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Info Seeker
Posts: 1
Registered: ‎09-01-2017

Re: Tell us about the changes in your role

Message 1 of 12 (797 Views)

Over the 25 years my spouse has had Parkinson's disease my role continues to change. In the beginning, I was the researcher who studied the disease and generated treatment options and the patient listener as my spouse worked through how our lives had changed. Early on we worked through our bucket list and did it all--long distance hiking, cycling across the state of South Dakota, visiting National Parks, wine tasting from France to Napa. Today my role is largely physical caregiving, emotional support, and safety cop. Larry has developed Lewy Body dementia and sleeps most of the time. I've retired and taken up knitting and reading and continued cooking experiments for fun. We are surrounded by friends and live in the present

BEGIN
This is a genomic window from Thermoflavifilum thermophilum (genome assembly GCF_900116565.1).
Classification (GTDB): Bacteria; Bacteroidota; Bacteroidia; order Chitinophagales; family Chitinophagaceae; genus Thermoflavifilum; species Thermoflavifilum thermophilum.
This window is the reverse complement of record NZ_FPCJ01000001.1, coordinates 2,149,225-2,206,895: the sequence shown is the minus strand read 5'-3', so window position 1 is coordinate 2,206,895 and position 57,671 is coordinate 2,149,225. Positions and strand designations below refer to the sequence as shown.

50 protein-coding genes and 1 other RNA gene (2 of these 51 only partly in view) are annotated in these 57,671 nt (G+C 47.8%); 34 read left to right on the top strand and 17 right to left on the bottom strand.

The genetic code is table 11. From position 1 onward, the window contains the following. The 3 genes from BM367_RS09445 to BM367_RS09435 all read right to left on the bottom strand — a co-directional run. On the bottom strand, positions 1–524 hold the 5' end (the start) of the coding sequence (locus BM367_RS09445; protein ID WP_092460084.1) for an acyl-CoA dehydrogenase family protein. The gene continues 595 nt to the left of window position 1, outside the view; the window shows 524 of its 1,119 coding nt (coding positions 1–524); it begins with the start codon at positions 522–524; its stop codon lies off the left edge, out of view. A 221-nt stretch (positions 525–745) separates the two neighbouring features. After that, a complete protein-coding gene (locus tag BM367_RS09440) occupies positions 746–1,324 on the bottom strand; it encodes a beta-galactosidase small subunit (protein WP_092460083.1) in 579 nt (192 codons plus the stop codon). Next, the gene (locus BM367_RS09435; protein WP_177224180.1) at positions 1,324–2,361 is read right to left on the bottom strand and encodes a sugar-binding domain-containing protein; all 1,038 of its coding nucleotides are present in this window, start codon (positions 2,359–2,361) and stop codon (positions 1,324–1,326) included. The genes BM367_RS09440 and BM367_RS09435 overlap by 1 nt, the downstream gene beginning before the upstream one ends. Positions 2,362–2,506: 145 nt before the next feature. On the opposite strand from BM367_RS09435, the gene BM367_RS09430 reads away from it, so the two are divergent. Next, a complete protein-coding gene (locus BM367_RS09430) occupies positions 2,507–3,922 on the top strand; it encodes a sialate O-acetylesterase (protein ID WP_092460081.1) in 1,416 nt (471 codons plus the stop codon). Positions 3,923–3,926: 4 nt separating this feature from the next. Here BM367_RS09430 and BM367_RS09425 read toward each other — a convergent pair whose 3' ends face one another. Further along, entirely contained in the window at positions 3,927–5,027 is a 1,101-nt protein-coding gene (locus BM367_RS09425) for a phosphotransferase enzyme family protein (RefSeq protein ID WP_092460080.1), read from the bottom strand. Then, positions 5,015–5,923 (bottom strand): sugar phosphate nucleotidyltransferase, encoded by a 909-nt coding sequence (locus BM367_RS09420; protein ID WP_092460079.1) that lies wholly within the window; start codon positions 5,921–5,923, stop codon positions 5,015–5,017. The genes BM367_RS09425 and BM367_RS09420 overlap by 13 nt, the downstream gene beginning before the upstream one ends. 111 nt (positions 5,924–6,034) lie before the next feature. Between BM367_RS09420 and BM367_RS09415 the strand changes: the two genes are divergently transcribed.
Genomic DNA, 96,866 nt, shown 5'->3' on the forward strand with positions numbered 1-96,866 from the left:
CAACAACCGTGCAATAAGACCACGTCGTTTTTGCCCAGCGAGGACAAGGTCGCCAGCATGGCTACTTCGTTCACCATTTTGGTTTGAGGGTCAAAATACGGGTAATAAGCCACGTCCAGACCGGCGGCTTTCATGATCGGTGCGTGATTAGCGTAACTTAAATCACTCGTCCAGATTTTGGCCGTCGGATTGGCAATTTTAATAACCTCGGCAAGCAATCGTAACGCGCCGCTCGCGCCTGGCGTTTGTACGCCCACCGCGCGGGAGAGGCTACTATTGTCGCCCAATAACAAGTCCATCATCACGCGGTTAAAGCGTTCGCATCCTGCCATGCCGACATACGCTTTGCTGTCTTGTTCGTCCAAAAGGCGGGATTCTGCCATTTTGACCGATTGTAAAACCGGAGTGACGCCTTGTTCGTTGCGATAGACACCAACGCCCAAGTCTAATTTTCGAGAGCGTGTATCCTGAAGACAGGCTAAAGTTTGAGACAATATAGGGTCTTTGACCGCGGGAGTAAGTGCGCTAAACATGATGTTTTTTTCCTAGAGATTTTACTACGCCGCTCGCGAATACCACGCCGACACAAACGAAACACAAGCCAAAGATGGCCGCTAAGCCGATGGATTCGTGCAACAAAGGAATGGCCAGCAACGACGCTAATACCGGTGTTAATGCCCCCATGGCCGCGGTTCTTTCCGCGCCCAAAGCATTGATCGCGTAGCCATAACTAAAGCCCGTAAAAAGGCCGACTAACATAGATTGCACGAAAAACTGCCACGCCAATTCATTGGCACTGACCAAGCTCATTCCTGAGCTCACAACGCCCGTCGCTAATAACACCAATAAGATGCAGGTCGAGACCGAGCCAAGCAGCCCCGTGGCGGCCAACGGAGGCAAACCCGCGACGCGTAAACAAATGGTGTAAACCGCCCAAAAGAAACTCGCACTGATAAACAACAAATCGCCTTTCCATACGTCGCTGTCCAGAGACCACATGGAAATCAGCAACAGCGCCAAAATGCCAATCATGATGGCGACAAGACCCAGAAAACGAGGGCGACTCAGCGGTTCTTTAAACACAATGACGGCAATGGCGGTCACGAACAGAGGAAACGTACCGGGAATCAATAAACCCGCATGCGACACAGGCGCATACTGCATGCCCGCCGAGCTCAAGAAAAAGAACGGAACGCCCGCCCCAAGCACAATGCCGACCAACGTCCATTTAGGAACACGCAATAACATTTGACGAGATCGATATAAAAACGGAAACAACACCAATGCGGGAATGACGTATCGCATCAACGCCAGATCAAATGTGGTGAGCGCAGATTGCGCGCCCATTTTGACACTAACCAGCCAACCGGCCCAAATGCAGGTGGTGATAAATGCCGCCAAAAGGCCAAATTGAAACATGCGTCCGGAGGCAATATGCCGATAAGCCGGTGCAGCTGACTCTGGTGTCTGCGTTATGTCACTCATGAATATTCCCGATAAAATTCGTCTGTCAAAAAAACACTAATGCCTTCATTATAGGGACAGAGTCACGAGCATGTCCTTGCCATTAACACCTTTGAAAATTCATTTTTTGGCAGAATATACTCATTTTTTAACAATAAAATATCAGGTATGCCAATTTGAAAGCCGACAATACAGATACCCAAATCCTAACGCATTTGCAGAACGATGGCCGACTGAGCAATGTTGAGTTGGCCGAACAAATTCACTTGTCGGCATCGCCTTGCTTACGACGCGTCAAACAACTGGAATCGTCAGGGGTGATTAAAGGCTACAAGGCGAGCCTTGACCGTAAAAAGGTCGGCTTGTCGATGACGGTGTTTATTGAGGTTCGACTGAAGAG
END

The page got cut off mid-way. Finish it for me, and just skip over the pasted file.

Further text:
moment.

Info Seeker
Posts: 1
Registered: ‎07-09-2016

Re: Tell us about the changes in your role

Message 2 of 12 (1,420 Views)

Hi Teri,